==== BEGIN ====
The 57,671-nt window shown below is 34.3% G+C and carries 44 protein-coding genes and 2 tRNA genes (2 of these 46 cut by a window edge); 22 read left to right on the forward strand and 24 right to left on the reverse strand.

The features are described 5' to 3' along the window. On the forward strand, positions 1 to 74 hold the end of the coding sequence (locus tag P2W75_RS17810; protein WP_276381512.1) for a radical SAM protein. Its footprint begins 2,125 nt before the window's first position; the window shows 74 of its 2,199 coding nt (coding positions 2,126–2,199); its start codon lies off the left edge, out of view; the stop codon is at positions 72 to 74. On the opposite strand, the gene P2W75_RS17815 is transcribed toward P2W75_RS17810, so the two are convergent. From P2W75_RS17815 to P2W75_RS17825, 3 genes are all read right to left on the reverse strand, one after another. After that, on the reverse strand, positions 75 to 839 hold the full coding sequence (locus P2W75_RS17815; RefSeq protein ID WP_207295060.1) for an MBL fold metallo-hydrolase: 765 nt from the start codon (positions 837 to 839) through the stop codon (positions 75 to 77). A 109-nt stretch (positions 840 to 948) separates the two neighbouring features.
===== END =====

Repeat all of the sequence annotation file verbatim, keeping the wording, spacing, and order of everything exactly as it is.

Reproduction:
The 57,671-nt window shown below is 34.3% G+C and carries 44 protein-coding genes and 2 tRNA genes (2 of these 46 cut by a window edge); 22 read left to right on the forward strand and 24 right to left on the reverse strand.

The features are described 5' to 3' along the window. On the forward strand, positions 1 to 74 hold the end of the coding sequence (locus tag P2W75_RS17810; protein WP_276381512.1) for a radical SAM protein. Its footprint begins 2,125 nt before the window's first position; the window shows 74 of its 2,199 coding nt (coding positions 2,126–2,199); its start codon lies off the left edge, out of view; the stop codon is at positions 72 to 74. On the opposite strand, the gene P2W75_RS17815 is transcribed toward P2W75_RS17810, so the two are convergent. From P2W75_RS17815 to P2W75_RS17825, 3 genes are all read right to left on the reverse strand, one after another. After that, on the reverse strand, positions 75 to 839 hold the full coding sequence (locus P2W75_RS17815; RefSeq protein ID WP_207295060.1) for an MBL fold metallo-hydrolase: 765 nt from the start codon (positions 837 to 839) through the stop codon (positions 75 to 77). A 109-nt stretch (positions 840 to 948) separates the two neighbouring features.